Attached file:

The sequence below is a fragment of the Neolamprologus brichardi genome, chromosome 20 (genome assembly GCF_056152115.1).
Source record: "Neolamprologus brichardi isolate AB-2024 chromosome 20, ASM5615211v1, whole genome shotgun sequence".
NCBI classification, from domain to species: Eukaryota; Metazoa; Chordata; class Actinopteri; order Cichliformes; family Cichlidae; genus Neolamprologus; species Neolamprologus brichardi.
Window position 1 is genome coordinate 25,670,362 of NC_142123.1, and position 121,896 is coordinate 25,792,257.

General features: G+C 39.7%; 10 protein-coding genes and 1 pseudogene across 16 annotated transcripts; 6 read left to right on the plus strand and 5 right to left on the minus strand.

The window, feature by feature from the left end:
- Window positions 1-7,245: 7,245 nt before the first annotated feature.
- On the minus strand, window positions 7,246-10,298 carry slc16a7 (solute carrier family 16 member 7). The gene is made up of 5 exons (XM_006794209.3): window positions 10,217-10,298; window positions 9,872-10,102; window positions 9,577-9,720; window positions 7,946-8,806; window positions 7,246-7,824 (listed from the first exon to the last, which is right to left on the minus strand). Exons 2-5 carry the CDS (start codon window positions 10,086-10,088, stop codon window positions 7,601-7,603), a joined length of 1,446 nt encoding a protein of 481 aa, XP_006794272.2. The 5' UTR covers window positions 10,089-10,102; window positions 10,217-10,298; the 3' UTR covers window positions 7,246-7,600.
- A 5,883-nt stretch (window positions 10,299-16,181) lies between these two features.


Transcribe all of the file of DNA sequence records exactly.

The sequence below is a fragment of the Neolamprologus brichardi genome, chromosome 20 (genome assembly GCF_056152115.1).
Source record: "Neolamprologus brichardi isolate AB-2024 chromosome 20, ASM5615211v1, whole genome shotgun sequence".
NCBI classification, from domain to species: Eukaryota; Metazoa; Chordata; class Actinopteri; order Cichliformes; family Cichlidae; genus Neolamprologus; species Neolamprologus brichardi.
Window position 1 is genome coordinate 25,670,362 of NC_142123.1, and position 121,896 is coordinate 25,792,257.

General features: G+C 39.7%; 10 protein-coding genes and 1 pseudogene across 16 annotated transcripts; 6 read left to right on the plus strand and 5 right to left on the minus strand.

The window, feature by feature from the left end:
- Window positions 1-7,245: 7,245 nt before the first annotated feature.
- On the minus strand, window positions 7,246-10,298 carry slc16a7 (solute carrier family 16 member 7). The gene is made up of 5 exons (XM_006794209.3): window positions 10,217-10,298; window positions 9,872-10,102; window positions 9,577-9,720; window positions 7,946-8,806; window positions 7,246-7,824 (listed from the first exon to the last, which is right to left on the minus strand). Exons 2-5 carry the CDS (start codon window positions 10,086-10,088, stop codon window positions 7,601-7,603), a joined length of 1,446 nt encoding a protein of 481 aa, XP_006794272.2. The 5' UTR covers window positions 10,089-10,102; window positions 10,217-10,298; the 3' UTR covers window positions 7,246-7,600.
- A 5,883-nt stretch (window positions 10,299-16,181) lies between these two features.